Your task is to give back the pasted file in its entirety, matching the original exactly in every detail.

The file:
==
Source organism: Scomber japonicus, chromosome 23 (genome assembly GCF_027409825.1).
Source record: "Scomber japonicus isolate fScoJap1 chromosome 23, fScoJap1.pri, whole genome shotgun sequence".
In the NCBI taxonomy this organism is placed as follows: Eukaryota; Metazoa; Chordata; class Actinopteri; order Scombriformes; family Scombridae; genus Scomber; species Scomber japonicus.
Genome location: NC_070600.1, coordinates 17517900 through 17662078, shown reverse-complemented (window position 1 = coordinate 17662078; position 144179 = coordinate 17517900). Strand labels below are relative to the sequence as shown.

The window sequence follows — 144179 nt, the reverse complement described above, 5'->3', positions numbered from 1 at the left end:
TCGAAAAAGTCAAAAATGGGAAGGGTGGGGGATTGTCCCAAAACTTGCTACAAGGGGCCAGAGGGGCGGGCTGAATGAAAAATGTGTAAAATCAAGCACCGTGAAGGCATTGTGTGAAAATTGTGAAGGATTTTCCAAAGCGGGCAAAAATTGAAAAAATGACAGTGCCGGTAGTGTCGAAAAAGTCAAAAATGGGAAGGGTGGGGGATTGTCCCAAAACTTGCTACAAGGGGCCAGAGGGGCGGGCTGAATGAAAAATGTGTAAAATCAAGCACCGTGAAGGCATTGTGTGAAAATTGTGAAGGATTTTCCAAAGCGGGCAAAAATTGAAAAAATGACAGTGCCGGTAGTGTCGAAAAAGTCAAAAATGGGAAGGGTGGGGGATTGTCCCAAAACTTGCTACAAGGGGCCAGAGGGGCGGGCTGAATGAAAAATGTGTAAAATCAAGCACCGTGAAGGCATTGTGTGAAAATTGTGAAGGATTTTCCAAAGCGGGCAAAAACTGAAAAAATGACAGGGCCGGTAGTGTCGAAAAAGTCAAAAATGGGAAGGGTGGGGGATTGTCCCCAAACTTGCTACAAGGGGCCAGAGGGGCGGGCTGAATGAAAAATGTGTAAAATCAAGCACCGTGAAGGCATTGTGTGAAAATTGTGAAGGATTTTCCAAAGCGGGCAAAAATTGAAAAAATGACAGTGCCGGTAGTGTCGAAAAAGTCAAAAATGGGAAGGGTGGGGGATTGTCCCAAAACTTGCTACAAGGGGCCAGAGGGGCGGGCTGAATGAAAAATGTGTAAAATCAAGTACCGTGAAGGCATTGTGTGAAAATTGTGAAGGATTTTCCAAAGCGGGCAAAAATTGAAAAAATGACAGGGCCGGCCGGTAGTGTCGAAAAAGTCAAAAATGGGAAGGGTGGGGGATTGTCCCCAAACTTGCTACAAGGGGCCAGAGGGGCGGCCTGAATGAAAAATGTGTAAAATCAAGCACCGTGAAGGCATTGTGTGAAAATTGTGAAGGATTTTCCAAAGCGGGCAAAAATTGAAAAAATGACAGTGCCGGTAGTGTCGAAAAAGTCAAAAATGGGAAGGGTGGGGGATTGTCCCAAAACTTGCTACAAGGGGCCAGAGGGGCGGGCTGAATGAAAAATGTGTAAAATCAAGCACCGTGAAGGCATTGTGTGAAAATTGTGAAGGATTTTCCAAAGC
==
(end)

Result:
Source organism: Scomber japonicus, chromosome 23 (genome assembly GCF_027409825.1).
Source record: "Scomber japonicus isolate fScoJap1 chromosome 23, fScoJap1.pri, whole genome shotgun sequence".
In the NCBI taxonomy this organism is placed as follows: Eukaryota; Metazoa; Chordata; class Actinopteri; order Scombriformes; family Scombridae; genus Scomber; species Scomber japonicus.
Genome location: NC_070600.1, coordinates 17517900 through 17662078, shown reverse-complemented (window position 1 = coordinate 17662078; position 144179 = coordinate 17517900). Strand labels below are relative to the sequence as shown.

The window sequence follows — 144179 nt, the reverse complement described above, 5'->3', positions numbered from 1 at the left end:
TCGAAAAAGTCAAAAATGGGAAGGGTGGGGGATTGTCCCAAAACTTGCTACAAGGGGCCAGAGGGGCGGGCTGAATGAAAAATGTGTAAAATCAAGCACCGTGAAGGCATTGTGTGAAAATTGTGAAGGATTTTCCAAAGCGGGCAAAAATTGAAAAAATGACAGTGCCGGTAGTGTCGAAAAAGTCAAAAATGGGAAGGGTGGGGGATTGTCCCAAAACTTGCTACAAGGGGCCAGAGGGGCGGGCTGAATGAAAAATGTGTAAAATCAAGCACCGTGAAGGCATTGTGTGAAAATTGTGAAGGATTTTCCAAAGCGGGCAAAAATTGAAAAAATGACAGTGCCGGTAGTGTCGAAAAAGTCAAAAATGGGAAGGGTGGGGGATTGTCCCAAAACTTGCTACAAGGGGCCAGAGGGGCGGGCTGAATGAAAAATGTGTAAAATCAAGCACCGTGAAGGCATTGTGTGAAAATTGTGAAGGATTTTCCAAAGCGGGCAAAAACTGAAAAAATGACAGGGCCGGTAGTGTCGAAAAAGTCAAAAATGGGAAGGGTGGGGGATTGTCCCCAAACTTGCTACAAGGGGCCAGAGGGGCGGGCTGAATGAAAAATGTGTAAAATCAAGCACCGTGAAGGCATTGTGTGAAAATTGTGAAGGATTTTCCAAAGCGGGCAAAAATTGAAAAAATGACAGTGCCGGTAGTGTCGAAAAAGTCAAAAATGGGAAGGGTGGGGGATTGTCCCAAAACTTGCTACAAGGGGCCAGAGGGGCGGGCTGAATGAAAAATGTGTAAAATCAAGTACCGTGAAGGCATTGTGTGAAAATTGTGAAGGATTTTCCAAAGCGGGCAAAAATTGAAAAAATGACAGGGCCGGCCGGTAGTGTCGAAAAAGTCAAAAATGGGAAGGGTGGGGGATTGTCCCCAAACTTGCTACAAGGGGCCAGAGGGGCGGCCTGAATGAAAAATGTGTAAAATCAAGCACCGTGAAGGCATTGTGTGAAAATTGTGAAGGATTTTCCAAAGCGGGCAAAAATTGAAAAAATGACAGTGCCGGTAGTGTCGAAAAAGTCAAAAATGGGAAGGGTGGGGGATTGTCCCAAAACTTGCTACAAGGGGCCAGAGGGGCGGGCTGAATGAAAAATGTGTAAAATCAAGCACCGTGAAGGCATTGTGTGAAAATTGTGAAGGATTTTCCAAAGC